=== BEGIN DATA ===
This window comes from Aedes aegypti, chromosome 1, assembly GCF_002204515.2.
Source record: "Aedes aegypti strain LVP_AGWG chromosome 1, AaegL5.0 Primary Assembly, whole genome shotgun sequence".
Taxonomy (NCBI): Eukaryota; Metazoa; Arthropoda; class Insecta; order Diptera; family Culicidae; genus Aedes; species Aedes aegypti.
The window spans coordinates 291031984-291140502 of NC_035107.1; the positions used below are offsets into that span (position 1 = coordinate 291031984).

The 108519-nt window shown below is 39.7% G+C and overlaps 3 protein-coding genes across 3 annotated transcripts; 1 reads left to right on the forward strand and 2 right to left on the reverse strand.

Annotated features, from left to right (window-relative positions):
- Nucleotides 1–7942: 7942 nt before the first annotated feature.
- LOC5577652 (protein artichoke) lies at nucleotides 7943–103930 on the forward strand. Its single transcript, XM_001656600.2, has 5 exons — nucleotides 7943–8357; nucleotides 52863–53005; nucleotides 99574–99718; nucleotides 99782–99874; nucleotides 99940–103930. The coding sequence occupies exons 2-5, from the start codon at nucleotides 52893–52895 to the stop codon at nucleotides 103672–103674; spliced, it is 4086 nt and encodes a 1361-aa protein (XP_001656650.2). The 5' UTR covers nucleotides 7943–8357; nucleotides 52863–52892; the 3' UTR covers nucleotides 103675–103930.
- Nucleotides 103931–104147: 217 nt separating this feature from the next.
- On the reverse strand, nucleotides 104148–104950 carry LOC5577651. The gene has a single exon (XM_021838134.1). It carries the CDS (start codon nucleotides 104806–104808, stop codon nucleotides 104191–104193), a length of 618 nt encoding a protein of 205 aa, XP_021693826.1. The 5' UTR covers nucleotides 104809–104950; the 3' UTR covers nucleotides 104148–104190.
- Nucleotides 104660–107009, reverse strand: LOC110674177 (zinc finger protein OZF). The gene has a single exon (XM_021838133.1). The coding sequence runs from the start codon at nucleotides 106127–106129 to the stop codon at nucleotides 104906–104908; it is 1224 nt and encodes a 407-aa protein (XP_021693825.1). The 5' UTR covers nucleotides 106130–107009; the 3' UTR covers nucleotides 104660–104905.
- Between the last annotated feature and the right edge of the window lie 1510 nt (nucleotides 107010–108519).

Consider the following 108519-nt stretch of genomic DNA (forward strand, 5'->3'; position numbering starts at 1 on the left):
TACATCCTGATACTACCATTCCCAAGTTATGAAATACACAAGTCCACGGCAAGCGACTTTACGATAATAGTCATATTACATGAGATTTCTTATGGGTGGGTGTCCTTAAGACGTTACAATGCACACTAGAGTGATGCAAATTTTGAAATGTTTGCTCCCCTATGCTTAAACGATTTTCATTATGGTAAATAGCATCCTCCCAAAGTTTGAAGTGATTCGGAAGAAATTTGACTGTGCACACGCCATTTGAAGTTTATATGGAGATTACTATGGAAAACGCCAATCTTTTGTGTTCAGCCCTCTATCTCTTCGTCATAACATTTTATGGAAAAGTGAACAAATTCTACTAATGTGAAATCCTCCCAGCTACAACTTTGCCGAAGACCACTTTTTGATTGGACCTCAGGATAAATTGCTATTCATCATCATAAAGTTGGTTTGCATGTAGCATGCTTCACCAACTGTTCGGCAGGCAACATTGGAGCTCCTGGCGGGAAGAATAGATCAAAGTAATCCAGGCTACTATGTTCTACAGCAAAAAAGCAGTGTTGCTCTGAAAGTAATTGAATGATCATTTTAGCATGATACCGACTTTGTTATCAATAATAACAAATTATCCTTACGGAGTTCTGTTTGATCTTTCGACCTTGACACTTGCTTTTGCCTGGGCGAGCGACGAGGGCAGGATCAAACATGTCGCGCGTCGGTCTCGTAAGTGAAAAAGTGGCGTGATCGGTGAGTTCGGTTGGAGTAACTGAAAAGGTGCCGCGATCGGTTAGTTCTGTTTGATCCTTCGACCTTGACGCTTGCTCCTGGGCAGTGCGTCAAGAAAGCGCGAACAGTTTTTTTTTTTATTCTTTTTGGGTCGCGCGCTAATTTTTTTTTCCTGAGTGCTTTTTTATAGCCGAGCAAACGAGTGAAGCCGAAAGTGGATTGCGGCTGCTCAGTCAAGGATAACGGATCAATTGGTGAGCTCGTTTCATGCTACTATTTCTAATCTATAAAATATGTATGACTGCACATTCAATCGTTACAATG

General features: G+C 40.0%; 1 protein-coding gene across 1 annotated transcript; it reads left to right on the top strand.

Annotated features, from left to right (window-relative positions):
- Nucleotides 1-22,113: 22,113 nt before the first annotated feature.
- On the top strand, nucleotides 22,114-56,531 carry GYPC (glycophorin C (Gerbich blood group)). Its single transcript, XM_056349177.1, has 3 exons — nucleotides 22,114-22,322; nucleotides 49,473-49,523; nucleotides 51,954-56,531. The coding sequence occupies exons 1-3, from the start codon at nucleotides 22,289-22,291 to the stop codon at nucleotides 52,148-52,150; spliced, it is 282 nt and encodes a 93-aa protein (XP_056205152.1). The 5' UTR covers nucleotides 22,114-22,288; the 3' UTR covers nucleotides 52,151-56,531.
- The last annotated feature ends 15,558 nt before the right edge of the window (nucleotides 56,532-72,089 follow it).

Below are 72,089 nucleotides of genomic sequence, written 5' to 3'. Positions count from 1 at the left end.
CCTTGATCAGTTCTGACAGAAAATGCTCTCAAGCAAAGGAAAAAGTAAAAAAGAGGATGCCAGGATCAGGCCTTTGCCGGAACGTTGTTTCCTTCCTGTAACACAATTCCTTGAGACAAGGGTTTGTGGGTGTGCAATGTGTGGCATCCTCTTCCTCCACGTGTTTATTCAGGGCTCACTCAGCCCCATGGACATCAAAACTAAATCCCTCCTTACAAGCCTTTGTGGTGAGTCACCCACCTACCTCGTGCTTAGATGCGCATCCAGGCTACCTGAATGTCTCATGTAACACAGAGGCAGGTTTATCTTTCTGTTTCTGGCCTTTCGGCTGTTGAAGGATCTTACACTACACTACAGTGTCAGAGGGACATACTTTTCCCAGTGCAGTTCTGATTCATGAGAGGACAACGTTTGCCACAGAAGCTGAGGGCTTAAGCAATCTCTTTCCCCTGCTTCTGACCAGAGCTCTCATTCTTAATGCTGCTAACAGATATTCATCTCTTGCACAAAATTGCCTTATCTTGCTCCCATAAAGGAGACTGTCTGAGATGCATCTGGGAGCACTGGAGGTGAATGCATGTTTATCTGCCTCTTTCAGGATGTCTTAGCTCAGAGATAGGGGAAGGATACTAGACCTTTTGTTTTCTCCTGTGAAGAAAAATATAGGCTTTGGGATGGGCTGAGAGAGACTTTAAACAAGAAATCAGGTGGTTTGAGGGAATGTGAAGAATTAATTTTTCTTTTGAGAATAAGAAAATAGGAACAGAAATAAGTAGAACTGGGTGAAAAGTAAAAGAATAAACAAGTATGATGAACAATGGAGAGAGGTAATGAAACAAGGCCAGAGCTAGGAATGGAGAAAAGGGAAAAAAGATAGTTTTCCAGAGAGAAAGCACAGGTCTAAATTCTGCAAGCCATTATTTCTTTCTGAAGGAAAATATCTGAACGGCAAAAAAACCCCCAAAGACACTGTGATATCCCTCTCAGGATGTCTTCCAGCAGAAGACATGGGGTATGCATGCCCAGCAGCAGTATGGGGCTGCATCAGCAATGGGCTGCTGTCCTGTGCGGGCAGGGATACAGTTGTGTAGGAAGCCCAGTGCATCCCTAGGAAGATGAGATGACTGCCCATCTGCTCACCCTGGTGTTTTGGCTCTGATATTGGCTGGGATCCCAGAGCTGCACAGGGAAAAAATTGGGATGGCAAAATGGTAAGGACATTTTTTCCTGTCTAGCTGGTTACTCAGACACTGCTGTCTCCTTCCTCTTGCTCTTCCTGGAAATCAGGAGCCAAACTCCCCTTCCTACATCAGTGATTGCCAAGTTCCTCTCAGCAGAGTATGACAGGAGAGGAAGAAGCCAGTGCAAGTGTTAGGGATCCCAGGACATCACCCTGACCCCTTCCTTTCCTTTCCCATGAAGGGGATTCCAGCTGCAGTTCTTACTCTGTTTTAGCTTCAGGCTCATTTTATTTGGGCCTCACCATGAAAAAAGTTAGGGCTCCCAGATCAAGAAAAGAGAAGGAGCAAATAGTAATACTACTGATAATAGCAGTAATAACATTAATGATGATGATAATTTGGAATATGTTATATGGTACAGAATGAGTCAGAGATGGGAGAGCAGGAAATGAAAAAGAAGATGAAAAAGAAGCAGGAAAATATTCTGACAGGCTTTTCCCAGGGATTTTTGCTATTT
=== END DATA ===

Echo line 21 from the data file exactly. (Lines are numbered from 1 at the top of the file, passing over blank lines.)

CCTTGATCAGTTCTGACAGAAAATGCTCTCAAGCAAAGGAAAAAGTAAAAAAGAGGATGCCAGGATCAGGCCTTTGCCGGAACGTTGTTTCCTTCCTGTAACACAATTCCTTGAGACAAGGGTTTGTGGGTGTGCAATGTGTGGCATCCTCTTCCTCCACGTGTTTATTCAGGGCTCACTCAGCCCCATGGACATCAAAACTAAATCCCTCCTTACAAGCCTTTGTGGTGAGTCACCCACCTACCTCGTGCTTAGATGCGCATCCAGGCTACCTGAATGTCTCATGTAACACAGAGGCAGGTTTATCTTTCTGTTTCTGGCCTTTCGGCTGTTGAAGGATCTTACACTACACTACAGTGTCAGAGGGACATACTTTTCCCAGTGCAGTTCTGATTCATGAGAGGACAACGTTTGCCACAGAAGCTGAGGGCTTAAGCAATCTCTTTCCCCTGCTTCTGACCAGAGCTCTCATTCTTAATGCTGCTAACAGATATTCATCTCTTGCACAAAATTGCCTTATCTTGCTCCCATAAAGGAGACTGTCTGAGATGCATCTGGGAGCACTGGAGGTGAATGCATGTTTATCTGCCTCTTTCAGGATGTCTTAGCTCAGAGATAGGGGAAGGATACTAGACCTTTTGTTTTCTCCTGTGAAGAAAAATATAGGCTTTGGGATGGGCTGAGAGAGACTTTAAACAAGAAATCAGGTGGTTTGAGGGAATGTGAAGAATTAATTTTTCTTTTGAGAATAAGAAAATAGGAACAGAAATAAGTAGAACTGGGTGAAAAGTAAAAGAATAAACAAGTATGATGAACAATGGAGAGAGGTAATGAAACAAGGCCAGAGCTAGGAATGGAGAAAAGGGAAAAAAGATAGTTTTCCAGAGAGAAAGCACAGGTCTAAATTCTGCAAGCCATTATTTCTTTCTGAAGGAAAATATCTGAACGGCAAAAAAACCCCCAAAGACACTGTGATATCCCTCTCAGGATGTCTTCCAGCAGAAGACATGGGGTATGCATGCCCAGCAGCAGTATGGGGCTGCATCAGCAATGGGCTGCTGTCCTGTGCGGGCAGGGATACAGTTGTGTAGGAAGCCCAGTGCATCCCTAGGAAGATGAGATGACTGCCCATCTGCTCACCCTGGTGTTTTGGCTCTGATATTGGCTGGGATCCCAGAGCTGCACAGGGAAAAAATTGGGATGGCAAAATGGTAAGGACATTTTTTCCTGTCTAGCTGGTTACTCAGACACTGCTGTCTCCTTCCTCTTGCTCTTCCTGGAAATCAGGAGCCAAACTCCCCTTCCTACATCAGTGATTGCCAAGTTCCTCTCAGCAGAGTATGACAGGAGAGGAAGAAGCCAGTGCAAGTGTTAGGGATCCCAGGACATCACCCTGACCCCTTCCTTTCCTTTCCCATGAAGGGGATTCCAGCTGCAGTTCTTACTCTGTTTTAGCTTCAGGCTCATTTTATTTGGGCCTCACCATGAAAAAAGTTAGGGCTCCCAGATCAAGAAAAGAGAAGGAGCAAATAGTAATACTACTGATAATAGCAGTAATAACATTAATGATGATGATAATTTGGAATATGTTATATGGTACAGAATGAGTCAGAGATGGGAGAGCAGGAAATGAAAAAGAAGATGAAAAAGAAGCAGGAAAATATTCTGACAGGCTTTTCCCAGGGATTTTTGCTATTT